The project has already marked about 64,000 trees and removed about 24,000 of them statewide, according to ODOT. But Ford said the criteria arborists are using to mark trees for removal is inappropriate and inadequate.
“They’re nowhere near resolving which trees should be cut,” he said. “We have no real supportable criteria for how we’re marking trees and we never have from the beginning.”
ODOT declined to comment on Ford’s employment with CDR Maguire, and the company has not responded to a request for comment.
But Andersen said there were multiple agencies involved in determining the criteria that are being used to mark trees for removal, including the U.S. Forest Service and the Oregon Department of Environmental Quality.
Ford said he was notified in January that he was no longer working on the project. He said he doesn’t know why he was let go, but it’s clear to him that the whole project is moving way too fast and needed more time to develop the proper guidelines for removing trees and train tree assessors.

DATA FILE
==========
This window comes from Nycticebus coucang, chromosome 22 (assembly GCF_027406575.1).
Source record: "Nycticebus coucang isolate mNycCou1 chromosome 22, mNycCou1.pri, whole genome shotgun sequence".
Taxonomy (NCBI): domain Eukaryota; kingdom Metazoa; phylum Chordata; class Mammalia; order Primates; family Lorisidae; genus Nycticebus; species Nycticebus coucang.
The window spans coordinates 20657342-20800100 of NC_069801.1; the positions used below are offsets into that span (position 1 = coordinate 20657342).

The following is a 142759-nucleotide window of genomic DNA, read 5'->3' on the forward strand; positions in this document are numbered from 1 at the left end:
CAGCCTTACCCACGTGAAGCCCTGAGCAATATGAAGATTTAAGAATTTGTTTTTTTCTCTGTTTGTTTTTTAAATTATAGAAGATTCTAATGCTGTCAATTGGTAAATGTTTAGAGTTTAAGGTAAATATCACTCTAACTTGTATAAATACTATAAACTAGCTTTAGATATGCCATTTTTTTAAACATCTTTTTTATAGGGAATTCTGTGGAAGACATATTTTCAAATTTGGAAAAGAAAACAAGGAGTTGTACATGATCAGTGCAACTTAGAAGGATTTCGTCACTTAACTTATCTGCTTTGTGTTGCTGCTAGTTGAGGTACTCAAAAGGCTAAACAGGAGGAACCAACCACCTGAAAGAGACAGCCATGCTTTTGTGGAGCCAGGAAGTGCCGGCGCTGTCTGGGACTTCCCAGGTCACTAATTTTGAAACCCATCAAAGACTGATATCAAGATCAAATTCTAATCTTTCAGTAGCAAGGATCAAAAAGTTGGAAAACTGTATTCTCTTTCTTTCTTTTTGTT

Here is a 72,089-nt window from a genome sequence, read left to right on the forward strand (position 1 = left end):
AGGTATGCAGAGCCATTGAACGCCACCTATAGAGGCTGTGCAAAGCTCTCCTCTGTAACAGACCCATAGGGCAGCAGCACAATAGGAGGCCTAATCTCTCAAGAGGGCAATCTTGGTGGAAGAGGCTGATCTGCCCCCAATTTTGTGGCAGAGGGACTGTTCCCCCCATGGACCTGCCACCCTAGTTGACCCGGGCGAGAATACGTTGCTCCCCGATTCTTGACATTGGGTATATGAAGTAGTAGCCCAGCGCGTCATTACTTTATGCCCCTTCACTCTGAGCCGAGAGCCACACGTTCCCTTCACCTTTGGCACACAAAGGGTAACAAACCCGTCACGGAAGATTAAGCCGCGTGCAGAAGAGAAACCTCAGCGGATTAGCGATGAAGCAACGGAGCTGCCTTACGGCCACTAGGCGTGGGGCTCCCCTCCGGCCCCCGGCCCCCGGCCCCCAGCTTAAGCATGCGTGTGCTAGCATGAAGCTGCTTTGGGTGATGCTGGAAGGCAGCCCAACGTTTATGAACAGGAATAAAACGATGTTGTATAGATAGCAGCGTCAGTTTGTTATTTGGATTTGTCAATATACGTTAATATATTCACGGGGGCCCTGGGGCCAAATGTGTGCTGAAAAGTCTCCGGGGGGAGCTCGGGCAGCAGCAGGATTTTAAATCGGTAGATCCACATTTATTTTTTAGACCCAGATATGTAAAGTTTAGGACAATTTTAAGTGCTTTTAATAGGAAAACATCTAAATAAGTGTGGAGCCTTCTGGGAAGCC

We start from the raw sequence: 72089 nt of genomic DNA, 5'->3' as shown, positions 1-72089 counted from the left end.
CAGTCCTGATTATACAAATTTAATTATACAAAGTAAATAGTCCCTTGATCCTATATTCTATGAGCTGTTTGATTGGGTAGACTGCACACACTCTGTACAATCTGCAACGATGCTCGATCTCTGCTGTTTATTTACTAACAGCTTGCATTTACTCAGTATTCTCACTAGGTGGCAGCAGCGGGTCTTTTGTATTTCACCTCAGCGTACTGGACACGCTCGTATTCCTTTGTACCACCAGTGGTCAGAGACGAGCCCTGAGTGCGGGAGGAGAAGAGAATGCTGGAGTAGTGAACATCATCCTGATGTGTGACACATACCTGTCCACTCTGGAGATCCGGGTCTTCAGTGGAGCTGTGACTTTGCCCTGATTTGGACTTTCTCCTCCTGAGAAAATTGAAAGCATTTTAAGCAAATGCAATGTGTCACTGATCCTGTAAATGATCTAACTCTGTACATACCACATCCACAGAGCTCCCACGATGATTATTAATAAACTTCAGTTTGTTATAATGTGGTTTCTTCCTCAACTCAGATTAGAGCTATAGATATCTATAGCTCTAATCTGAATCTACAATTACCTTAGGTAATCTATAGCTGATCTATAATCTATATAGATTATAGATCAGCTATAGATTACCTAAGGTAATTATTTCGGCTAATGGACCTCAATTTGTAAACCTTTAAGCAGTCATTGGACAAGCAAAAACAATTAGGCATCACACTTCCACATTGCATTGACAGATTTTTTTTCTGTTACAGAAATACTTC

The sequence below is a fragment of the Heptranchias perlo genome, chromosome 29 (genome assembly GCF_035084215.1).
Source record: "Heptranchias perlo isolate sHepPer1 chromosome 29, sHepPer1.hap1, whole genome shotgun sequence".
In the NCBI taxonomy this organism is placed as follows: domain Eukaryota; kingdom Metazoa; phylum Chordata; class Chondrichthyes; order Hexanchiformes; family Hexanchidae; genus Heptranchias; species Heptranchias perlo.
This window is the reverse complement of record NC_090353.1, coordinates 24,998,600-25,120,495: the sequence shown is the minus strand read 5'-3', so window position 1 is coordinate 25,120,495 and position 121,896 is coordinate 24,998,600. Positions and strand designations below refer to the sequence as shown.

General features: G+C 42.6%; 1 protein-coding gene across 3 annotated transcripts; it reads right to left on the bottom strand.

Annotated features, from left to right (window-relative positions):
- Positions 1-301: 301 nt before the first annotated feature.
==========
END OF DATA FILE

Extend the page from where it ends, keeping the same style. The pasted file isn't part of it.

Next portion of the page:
“They’re so far into something that’s so wrong,” he said. “The best thing that we can do is just stop it and start over.”
Ford said ODOT doesn’t need to be cutting so many trees so quickly because many fire-damaged trees will take years to become hazardous.
“As foresters, what do we do to bring this forest back to a state of health? We don’t cut down every single tree as fast as we can just because it’s partially burned,” he said. “But that’s what they’re doing.”
Matt Allen, another arborist who worked on ODOT’s hazard tree removal project in the field, says he saw the consequences of not having solid criteria for which trees should be cut.